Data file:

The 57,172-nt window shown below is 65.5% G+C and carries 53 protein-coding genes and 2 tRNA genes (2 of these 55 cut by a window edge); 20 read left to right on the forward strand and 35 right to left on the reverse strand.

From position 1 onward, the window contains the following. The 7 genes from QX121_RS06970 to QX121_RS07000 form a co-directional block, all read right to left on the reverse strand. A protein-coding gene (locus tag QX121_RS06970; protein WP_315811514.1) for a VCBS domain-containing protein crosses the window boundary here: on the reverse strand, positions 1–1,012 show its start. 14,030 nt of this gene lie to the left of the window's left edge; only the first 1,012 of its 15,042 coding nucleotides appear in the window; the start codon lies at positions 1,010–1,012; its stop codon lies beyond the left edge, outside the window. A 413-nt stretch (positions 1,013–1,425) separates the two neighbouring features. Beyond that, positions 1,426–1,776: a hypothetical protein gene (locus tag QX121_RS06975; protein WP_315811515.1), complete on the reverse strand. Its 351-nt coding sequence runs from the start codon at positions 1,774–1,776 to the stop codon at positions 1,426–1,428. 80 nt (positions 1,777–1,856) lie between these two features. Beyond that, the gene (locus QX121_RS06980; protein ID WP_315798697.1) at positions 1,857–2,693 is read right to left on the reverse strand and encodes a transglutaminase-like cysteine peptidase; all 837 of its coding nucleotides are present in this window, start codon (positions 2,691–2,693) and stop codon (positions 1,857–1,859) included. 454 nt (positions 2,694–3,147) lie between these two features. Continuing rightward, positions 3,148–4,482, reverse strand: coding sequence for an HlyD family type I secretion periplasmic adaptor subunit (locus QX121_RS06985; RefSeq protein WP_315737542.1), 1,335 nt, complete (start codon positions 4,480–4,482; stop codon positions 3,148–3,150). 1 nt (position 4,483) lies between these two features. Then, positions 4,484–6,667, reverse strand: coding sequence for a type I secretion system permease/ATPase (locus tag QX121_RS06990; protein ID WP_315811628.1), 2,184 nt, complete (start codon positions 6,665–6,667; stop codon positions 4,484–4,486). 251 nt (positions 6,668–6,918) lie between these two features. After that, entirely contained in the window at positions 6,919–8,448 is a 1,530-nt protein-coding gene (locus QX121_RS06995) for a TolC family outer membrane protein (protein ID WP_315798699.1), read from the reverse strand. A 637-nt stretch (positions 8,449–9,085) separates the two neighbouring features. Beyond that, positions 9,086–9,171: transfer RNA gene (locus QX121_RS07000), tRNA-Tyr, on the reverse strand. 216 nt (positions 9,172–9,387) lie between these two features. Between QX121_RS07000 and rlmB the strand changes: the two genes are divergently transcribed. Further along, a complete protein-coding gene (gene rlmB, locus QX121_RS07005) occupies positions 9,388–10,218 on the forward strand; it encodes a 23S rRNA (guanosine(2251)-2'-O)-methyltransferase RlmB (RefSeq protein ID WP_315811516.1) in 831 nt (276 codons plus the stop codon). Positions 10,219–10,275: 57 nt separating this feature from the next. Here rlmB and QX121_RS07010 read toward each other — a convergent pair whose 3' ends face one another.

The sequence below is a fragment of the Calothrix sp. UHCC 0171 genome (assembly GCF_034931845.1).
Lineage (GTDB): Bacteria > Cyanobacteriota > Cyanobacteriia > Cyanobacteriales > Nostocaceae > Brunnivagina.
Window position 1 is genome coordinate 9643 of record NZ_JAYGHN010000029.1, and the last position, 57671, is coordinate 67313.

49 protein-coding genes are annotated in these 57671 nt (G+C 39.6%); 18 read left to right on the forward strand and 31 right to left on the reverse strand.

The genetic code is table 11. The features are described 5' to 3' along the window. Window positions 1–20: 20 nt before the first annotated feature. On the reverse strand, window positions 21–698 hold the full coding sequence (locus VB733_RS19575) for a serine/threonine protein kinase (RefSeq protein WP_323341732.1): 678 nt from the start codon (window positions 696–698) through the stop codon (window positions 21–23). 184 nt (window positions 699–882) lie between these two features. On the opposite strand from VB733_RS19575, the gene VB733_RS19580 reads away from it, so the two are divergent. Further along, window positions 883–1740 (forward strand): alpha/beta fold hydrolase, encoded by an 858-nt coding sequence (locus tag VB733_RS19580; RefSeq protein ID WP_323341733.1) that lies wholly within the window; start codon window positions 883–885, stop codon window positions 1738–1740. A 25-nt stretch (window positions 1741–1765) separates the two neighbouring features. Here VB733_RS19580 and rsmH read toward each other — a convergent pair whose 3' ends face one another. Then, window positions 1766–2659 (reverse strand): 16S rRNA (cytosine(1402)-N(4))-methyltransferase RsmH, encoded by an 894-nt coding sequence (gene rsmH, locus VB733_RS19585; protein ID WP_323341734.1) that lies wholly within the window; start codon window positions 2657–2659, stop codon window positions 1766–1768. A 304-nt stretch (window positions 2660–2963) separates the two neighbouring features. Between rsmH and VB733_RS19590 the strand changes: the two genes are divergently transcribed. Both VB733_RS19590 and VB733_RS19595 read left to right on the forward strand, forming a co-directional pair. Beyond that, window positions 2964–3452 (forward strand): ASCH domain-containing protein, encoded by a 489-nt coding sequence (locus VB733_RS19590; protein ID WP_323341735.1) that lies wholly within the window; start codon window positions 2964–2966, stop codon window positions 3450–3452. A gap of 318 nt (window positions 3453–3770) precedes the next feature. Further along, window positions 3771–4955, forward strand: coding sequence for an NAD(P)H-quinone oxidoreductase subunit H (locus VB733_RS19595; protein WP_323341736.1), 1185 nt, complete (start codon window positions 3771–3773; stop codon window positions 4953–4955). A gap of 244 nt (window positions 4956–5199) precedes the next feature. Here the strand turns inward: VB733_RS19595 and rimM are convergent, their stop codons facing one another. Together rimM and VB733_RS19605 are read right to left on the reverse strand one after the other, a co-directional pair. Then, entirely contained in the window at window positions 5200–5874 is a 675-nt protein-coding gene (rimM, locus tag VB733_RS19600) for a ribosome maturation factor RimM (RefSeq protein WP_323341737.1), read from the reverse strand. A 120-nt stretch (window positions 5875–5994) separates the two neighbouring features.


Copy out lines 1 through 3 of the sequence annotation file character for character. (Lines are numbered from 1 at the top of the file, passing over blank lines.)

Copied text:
The 57,172-nt window shown below is 65.5% G+C and carries 53 protein-coding genes and 2 tRNA genes (2 of these 55 cut by a window edge); 20 read left to right on the forward strand and 35 right to left on the reverse strand.

From position 1 onward, the window contains the following. The 7 genes from QX121_RS06970 to QX121_RS07000 form a co-directional block, all read right to left on the reverse strand. A protein-coding gene (locus tag QX121_RS06970; protein WP_315811514.1) for a VCBS domain-containing protein crosses the window boundary here: on the reverse strand, positions 1–1,012 show its start. 14,030 nt of this gene lie to the left of the window's left edge; only the first 1,012 of its 15,042 coding nucleotides appear in the window; the start codon lies at positions 1,010–1,012; its stop codon lies beyond the left edge, outside the window. A 413-nt stretch (positions 1,013–1,425) separates the two neighbouring features. Beyond that, positions 1,426–1,776: a hypothetical protein gene (locus tag QX121_RS06975; protein WP_315811515.1), complete on the reverse strand. Its 351-nt coding sequence runs from the start codon at positions 1,774–1,776 to the stop codon at positions 1,426–1,428. 80 nt (positions 1,777–1,856) lie between these two features. Beyond that, the gene (locus QX121_RS06980; protein ID WP_315798697.1) at positions 1,857–2,693 is read right to left on the reverse strand and encodes a transglutaminase-like cysteine peptidase; all 837 of its coding nucleotides are present in this window, start codon (positions 2,691–2,693) and stop codon (positions 1,857–1,859) included. 454 nt (positions 2,694–3,147) lie between these two features. Continuing rightward, positions 3,148–4,482, reverse strand: coding sequence for an HlyD family type I secretion periplasmic adaptor subunit (locus QX121_RS06985; RefSeq protein WP_315737542.1), 1,335 nt, complete (start codon positions 4,480–4,482; stop codon positions 3,148–3,150). 1 nt (position 4,483) lies between these two features. Then, positions 4,484–6,667, reverse strand: coding sequence for a type I secretion system permease/ATPase (locus tag QX121_RS06990; protein ID WP_315811628.1), 2,184 nt, complete (start codon positions 6,665–6,667; stop codon positions 4,484–4,486). 251 nt (positions 6,668–6,918) lie between these two features. After that, entirely contained in the window at positions 6,919–8,448 is a 1,530-nt protein-coding gene (locus QX121_RS06995) for a TolC family outer membrane protein (protein ID WP_315798699.1), read from the reverse strand. A 637-nt stretch (positions 8,449–9,085) separates the two neighbouring features. Beyond that, positions 9,086–9,171: transfer RNA gene (locus QX121_RS07000), tRNA-Tyr, on the reverse strand. 216 nt (positions 9,172–9,387) lie between these two features. Between QX121_RS07000 and rlmB the strand changes: the two genes are divergently transcribed. Further along, a complete protein-coding gene (gene rlmB, locus QX121_RS07005) occupies positions 9,388–10,218 on the forward strand; it encodes a 23S rRNA (guanosine(2251)-2'-O)-methyltransferase RlmB (RefSeq protein ID WP_315811516.1) in 831 nt (276 codons plus the stop codon). Positions 10,219–10,275: 57 nt separating this feature from the next. Here rlmB and QX121_RS07010 read toward each other — a convergent pair whose 3' ends face one another.

The sequence below is a fragment of the Calothrix sp. UHCC 0171 genome (assembly GCF_034931845.1).